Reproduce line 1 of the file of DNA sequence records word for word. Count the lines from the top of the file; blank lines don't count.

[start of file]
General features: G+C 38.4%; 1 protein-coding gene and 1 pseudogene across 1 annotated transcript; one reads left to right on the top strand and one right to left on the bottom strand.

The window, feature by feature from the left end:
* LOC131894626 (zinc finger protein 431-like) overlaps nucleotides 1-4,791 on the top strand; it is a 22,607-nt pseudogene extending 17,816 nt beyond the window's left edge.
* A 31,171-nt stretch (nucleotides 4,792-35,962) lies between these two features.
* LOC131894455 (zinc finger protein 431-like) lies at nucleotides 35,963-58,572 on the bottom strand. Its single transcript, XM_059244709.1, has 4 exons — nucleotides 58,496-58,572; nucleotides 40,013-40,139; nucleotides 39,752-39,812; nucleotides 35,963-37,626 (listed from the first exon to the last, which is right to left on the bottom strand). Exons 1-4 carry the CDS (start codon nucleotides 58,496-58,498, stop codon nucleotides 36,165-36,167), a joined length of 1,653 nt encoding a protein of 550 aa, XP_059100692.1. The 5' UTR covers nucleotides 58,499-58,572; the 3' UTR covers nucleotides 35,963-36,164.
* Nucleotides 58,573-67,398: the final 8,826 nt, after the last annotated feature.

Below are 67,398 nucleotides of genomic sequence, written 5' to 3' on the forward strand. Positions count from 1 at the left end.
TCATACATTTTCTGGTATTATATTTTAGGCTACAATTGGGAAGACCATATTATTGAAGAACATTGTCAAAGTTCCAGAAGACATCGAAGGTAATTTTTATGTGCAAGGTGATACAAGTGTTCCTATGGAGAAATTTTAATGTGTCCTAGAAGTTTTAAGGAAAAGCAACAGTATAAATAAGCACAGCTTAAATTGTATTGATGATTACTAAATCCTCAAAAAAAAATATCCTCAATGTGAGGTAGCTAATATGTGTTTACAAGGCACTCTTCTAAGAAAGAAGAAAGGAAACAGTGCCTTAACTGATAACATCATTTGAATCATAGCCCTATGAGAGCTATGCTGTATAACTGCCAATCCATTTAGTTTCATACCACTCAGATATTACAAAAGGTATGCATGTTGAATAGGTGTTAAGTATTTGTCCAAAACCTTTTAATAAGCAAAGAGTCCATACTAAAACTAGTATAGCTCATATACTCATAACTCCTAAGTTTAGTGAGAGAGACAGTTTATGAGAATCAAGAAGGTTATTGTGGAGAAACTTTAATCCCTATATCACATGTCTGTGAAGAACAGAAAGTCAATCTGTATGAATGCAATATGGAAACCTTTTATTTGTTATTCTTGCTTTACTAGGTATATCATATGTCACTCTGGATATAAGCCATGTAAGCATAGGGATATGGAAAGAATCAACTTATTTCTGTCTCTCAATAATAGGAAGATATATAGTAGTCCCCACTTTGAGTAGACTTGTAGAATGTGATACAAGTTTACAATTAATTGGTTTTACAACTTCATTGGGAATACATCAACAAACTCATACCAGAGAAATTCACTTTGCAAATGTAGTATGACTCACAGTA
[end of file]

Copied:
General features: G+C 38.4%; 1 protein-coding gene and 1 pseudogene across 1 annotated transcript; one reads left to right on the top strand and one right to left on the bottom strand.